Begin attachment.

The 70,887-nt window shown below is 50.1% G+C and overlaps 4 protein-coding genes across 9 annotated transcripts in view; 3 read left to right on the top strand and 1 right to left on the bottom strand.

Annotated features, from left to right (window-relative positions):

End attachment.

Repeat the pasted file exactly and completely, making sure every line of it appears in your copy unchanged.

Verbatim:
The 70,887-nt window shown below is 50.1% G+C and overlaps 4 protein-coding genes across 9 annotated transcripts in view; 3 read left to right on the top strand and 1 right to left on the bottom strand.

Annotated features, from left to right (window-relative positions):